Drag and drop uploading Google Play Music

Google Labs Chrome app also allows music uploading from your Chromebook

There's a new entry in the Google Labs section of Google Play Music, and enabling it brings a whole new way to upload — and listen to — your own music.

The feature — which is still experimental, thus the "Labs" label — enables two things. First off, it gives you a nice little mini-player that offers full control over your current playlist. It looks a lot like an Android app, except it runs on a laptop or desktop computer. Those that micro-manage real estate on their screen should love it.

The second thing it does is a big deal. To upload your own files into Google Play Music, you have to use a helper application. This app can be a little janky, and often times it seems to ignore bandwidth throttling settings and takes over. In general, it's not a good experience for a lot of people, and a pain when you want to upload just a few songs. This is all a thing of the past if you enable the new Labs feature, because it allows drag and drop uploading of files and folders. Desktop operating system users will love it, but the folks who are happiest are Chromebook users. Yes, it works completely inside Chrome.


Enabling it is easy enough, but it is hidden. Here's a quick walkthrough of setting it up.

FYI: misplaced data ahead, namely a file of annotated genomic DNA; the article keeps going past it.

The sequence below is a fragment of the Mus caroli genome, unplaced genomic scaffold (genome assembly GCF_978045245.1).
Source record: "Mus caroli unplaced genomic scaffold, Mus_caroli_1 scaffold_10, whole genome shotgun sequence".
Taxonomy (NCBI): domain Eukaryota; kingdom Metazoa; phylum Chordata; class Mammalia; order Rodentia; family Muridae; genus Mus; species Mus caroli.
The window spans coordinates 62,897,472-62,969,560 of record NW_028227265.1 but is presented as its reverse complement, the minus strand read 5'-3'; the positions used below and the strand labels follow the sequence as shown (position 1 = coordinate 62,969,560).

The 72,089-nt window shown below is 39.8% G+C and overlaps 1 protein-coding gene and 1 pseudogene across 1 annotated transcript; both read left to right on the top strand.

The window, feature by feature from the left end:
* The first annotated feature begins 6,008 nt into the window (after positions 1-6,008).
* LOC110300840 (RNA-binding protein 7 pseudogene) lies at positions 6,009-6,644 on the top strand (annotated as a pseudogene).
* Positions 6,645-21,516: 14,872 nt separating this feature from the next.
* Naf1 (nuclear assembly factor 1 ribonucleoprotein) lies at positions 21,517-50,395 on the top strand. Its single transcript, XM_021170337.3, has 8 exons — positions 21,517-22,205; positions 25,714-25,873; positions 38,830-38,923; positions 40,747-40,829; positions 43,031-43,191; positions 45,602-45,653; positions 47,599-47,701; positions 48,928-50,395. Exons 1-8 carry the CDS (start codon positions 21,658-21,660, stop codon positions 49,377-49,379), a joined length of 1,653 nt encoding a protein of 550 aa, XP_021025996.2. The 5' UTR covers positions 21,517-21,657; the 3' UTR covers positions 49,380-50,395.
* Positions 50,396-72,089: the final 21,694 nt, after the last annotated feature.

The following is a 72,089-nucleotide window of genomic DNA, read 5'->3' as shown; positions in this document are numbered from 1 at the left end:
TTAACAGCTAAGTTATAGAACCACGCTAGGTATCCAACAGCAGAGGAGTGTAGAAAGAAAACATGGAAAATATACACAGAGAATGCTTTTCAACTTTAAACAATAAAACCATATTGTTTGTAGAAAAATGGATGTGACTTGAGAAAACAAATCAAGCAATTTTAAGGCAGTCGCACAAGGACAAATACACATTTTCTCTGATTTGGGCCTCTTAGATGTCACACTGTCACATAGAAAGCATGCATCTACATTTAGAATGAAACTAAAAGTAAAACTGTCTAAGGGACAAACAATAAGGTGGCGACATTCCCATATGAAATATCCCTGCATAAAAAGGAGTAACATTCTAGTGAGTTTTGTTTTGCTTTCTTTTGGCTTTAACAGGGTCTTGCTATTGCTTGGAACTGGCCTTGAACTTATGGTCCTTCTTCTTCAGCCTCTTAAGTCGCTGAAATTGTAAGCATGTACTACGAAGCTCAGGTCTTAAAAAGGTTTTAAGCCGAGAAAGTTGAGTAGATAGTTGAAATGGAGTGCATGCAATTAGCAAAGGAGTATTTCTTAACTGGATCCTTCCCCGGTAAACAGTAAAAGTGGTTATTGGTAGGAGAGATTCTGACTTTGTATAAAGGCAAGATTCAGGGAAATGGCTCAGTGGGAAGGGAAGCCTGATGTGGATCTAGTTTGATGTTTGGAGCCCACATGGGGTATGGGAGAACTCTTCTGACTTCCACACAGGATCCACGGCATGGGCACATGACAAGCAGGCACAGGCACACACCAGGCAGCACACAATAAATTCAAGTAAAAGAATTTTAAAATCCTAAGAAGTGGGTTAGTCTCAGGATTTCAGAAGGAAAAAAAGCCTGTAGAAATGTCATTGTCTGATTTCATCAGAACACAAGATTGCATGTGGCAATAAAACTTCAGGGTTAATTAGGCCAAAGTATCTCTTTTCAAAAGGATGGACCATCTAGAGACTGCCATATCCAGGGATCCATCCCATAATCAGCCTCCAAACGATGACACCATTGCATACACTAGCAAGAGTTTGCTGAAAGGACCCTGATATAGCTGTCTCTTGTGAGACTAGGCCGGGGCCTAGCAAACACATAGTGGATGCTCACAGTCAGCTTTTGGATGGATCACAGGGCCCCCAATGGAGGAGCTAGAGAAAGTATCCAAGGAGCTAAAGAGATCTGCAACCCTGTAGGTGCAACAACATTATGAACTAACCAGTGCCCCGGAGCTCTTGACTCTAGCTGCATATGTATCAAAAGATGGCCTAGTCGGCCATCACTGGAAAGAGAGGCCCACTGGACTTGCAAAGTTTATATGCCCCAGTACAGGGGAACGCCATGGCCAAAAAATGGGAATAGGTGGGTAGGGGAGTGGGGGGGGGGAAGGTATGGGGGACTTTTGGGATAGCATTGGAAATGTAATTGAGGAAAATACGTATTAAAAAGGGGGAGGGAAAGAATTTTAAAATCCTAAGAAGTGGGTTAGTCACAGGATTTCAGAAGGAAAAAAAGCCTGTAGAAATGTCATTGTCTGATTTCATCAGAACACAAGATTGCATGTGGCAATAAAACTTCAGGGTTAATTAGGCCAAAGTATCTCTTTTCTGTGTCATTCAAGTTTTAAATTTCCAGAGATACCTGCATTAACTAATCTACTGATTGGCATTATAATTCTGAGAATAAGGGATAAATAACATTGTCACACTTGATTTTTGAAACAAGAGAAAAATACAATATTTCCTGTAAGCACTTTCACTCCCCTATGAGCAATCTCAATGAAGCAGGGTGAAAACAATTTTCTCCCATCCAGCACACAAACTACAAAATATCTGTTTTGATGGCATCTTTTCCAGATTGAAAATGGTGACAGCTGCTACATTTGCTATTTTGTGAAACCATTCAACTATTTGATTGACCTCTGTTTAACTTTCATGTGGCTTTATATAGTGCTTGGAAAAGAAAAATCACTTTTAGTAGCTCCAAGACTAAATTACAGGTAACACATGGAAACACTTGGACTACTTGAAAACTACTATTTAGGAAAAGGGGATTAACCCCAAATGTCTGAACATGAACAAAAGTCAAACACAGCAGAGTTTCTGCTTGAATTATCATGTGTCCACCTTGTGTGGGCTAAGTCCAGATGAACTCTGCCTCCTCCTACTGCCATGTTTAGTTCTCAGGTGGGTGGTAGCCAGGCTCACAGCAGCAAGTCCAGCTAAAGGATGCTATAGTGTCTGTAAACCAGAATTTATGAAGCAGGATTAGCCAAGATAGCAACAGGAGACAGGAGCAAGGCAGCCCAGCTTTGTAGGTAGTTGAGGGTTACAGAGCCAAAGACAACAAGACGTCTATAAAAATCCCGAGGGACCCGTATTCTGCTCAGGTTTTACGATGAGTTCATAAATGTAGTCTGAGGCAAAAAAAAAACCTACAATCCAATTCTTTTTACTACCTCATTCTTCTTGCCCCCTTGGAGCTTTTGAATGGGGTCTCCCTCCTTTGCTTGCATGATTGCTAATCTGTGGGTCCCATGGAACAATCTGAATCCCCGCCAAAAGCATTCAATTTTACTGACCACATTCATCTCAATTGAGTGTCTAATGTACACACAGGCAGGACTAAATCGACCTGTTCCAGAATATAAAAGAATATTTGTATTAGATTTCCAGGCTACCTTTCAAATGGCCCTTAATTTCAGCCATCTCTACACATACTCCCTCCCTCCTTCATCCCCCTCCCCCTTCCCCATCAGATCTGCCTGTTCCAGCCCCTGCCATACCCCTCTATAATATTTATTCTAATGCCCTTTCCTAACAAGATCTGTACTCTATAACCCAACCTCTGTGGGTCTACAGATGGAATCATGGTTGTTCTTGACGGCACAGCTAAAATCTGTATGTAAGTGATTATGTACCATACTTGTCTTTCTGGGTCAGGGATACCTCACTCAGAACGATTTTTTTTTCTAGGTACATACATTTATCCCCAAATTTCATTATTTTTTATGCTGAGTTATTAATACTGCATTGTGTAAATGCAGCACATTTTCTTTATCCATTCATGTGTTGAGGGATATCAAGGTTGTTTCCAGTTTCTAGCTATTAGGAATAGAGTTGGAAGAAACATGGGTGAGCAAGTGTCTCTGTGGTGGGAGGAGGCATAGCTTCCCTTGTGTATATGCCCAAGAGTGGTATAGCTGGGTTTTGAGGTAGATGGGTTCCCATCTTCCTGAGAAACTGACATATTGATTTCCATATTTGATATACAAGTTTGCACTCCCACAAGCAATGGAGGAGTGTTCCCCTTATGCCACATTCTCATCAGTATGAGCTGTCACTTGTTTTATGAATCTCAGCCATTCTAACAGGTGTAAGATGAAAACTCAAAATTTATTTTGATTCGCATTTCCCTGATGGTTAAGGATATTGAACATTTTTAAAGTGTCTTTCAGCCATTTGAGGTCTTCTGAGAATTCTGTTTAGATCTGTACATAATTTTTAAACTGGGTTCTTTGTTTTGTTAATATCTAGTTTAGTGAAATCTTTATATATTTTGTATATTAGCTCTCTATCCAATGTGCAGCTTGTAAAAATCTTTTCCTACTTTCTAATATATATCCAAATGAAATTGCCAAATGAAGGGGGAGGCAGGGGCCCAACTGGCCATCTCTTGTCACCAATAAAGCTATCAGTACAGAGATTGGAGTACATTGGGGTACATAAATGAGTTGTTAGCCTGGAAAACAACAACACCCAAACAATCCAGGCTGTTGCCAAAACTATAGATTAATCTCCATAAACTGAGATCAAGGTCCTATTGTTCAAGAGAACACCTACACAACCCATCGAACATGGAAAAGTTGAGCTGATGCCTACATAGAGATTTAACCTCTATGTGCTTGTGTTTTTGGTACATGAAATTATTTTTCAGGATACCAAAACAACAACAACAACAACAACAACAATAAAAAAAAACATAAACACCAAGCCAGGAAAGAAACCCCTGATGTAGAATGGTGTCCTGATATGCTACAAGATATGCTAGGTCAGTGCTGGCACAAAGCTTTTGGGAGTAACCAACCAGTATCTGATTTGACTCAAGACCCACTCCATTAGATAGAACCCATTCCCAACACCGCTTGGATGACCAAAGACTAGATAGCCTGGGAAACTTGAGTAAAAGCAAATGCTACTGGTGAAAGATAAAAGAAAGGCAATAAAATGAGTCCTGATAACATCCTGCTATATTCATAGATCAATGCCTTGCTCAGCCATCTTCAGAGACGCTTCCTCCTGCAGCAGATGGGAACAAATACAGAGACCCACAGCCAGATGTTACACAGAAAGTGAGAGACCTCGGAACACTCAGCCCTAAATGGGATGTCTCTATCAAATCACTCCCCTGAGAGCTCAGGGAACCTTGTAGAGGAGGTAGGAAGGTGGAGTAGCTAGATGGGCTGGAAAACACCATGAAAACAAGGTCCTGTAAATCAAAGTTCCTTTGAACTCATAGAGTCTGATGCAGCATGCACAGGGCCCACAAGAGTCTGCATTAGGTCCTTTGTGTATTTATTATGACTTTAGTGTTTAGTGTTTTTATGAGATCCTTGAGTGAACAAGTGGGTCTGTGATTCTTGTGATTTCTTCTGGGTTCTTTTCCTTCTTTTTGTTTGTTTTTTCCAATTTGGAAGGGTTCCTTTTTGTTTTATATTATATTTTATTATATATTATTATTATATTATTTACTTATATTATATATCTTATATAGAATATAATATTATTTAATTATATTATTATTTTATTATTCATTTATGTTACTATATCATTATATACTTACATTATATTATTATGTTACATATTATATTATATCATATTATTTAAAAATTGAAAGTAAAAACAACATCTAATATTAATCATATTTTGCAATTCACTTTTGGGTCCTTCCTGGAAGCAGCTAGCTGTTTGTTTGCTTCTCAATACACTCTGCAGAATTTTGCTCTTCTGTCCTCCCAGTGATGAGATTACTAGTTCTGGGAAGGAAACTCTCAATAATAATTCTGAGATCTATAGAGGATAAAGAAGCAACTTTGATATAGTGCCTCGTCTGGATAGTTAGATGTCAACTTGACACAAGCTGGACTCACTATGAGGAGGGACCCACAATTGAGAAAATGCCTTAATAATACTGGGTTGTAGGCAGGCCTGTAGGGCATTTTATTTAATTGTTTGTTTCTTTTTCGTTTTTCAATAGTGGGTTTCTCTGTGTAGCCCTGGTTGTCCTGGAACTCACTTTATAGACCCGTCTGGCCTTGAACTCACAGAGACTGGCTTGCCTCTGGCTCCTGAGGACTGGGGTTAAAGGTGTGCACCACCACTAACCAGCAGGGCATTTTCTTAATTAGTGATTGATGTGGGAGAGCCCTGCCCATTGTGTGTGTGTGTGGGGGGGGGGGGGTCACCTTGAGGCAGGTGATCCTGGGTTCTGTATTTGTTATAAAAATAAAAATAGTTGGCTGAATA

• Open the Google Play Music website inside the Chrome browser.
  • In the upper right, under your Google profile picture, is a gear icon. Click it and choose "Labs" from the list.
  • At the top of the Labs page, enable Google Play Music for Chrome.
  • Close the Labs page, and when in the main window click the new orange "Add Music" button. this will trigger the installation of an extension. This extension is the good stuff you need.

When finished, you can click the Add Music button to drag and drop songs or whole folders full of songs, and get to the mini-player by clicking the small arrow in the very bottom right of the Google Play Music window.

We don't know how experimental (read: buggy) this is just yet, but we do know it's been a long time coming.

Via: The Verge